Debt ceiling deadline: Joe Biden and Kevin McCarthy ‘dug out’ in opposing positions

Days from the deadline, President Joe Biden and House Speaker Kevin McCarthy hammered out a two-year budget deal aimed at curbing federal deficits in exchange for lifting the nation. debt ceiling and prevent an economic disaster government default.

the Democratic president and Republican speaker hopes to work out a compromise on the budget this week. With Republicans pushing for steep cuts, the two sides have been unable to agree on spending levels for 2024 and 2025. Any deal would have to be a political compromise, with support from those Democrats and Republicans to pass a divided Congress.

But the pace of the budget is not the only hang-up.

A person familiar with the talks said the two sides were “wrangling” over whether or not to agree to Republican demands to impose more restrictions. job requirements of people who receive government food stamps, cash assistance and health care assistance, some of the most vulnerable Americans.

Yet both Biden and McCarthy expressed optimism heading into the weekend that the gulf between their positions could be bridged. A two-year deal would raise the debt limit for that period, after the 2024 presidential election.

“We know it’s not going to be easy,” said McCarthy, R-Calif., as he left the Capitol for Thursday night.

McCarthy said, “It’s hard, but we’re working and we’re going to keep working until we get it done.”

House Republicans have pushed the issue to the brink, showing the dangerous political bravado of leaving town for the Memorial Day holiday. The US may face an unprecedented default as soon as June 1, after global economy into chaos.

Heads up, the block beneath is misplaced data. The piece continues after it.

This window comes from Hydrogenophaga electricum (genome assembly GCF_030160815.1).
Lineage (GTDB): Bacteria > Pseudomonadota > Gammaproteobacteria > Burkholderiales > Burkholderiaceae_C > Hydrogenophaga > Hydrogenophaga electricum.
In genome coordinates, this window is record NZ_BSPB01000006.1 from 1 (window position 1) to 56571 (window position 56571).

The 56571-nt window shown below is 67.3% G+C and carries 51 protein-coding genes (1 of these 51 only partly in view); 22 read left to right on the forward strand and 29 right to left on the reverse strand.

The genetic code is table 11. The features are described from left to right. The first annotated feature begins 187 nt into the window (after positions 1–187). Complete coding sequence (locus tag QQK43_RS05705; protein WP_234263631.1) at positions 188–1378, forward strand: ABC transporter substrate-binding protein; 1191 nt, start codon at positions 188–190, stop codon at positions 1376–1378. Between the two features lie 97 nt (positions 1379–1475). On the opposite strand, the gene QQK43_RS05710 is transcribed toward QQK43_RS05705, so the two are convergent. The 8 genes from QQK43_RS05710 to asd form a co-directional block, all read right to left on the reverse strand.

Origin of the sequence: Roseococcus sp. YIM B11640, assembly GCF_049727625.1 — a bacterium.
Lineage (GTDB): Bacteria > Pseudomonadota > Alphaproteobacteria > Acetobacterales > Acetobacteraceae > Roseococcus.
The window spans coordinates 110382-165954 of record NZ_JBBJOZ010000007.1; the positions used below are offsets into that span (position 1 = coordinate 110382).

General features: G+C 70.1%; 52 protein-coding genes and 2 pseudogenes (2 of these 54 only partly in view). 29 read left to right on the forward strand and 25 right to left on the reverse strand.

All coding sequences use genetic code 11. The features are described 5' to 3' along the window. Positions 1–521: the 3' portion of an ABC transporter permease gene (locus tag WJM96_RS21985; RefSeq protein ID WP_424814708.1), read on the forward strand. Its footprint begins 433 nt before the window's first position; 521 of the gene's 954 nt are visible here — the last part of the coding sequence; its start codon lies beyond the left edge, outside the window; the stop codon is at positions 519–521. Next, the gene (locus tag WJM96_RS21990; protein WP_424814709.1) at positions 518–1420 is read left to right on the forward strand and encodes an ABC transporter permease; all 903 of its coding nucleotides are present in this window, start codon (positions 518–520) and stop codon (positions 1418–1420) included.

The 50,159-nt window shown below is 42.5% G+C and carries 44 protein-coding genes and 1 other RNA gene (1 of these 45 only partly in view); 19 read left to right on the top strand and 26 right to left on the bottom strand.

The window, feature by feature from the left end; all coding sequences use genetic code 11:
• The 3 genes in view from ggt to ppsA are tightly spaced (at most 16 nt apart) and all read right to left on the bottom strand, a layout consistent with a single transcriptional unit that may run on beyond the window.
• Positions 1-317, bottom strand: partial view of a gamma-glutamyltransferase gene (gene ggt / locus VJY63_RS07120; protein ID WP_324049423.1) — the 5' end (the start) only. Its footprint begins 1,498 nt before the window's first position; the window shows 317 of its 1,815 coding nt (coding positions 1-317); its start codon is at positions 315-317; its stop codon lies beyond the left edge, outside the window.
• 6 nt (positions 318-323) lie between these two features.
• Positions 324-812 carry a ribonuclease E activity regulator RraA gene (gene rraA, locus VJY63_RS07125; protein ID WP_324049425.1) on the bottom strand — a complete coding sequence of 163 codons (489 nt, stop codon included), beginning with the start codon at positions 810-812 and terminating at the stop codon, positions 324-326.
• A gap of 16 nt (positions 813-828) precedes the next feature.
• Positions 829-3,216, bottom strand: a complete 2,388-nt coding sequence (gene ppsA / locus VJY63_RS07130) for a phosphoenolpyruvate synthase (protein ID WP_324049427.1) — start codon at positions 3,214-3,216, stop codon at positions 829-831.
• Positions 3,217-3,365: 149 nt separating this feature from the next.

In White House speeches, Biden said, “This is about competing versions of America.”

“The only way forward is a bipartisan agreement,” Biden said Thursday. “And I believe we will come to an agreement that allows us to continue and protect the hardworking Americans of this country.”

Lawmakers are not expected to return to work until Tuesday, just two days from early June when Treasury Secretary Janet Yellen said the U.S. could start running out of money to pay its bills and -face a federal default.

Biden will also be gone this weekend, leaving Friday for a presidential retreat in Camp David, Maryland, and Sunday for his home in Wilmington, Delaware. The Senate is in recess until after Memorial Day.

Meanwhile, the Fitch Ratings agency placed AAA credit in the United States “Ratings are looking negative,” warning of possible downgrade.

Weeks of negotiations between Republicans and the White House failed to produce a deal — in part because the Biden administration resisted negotiating with McCarthy on the debt limit, arguing that the nation’s full faith and credit was not should be used as leverage to get other partisan priorities. .

The White House has offered to freeze spending through 2024 next year at current levels and tighten spending through 2025, but the Republican leader said that would not be enough.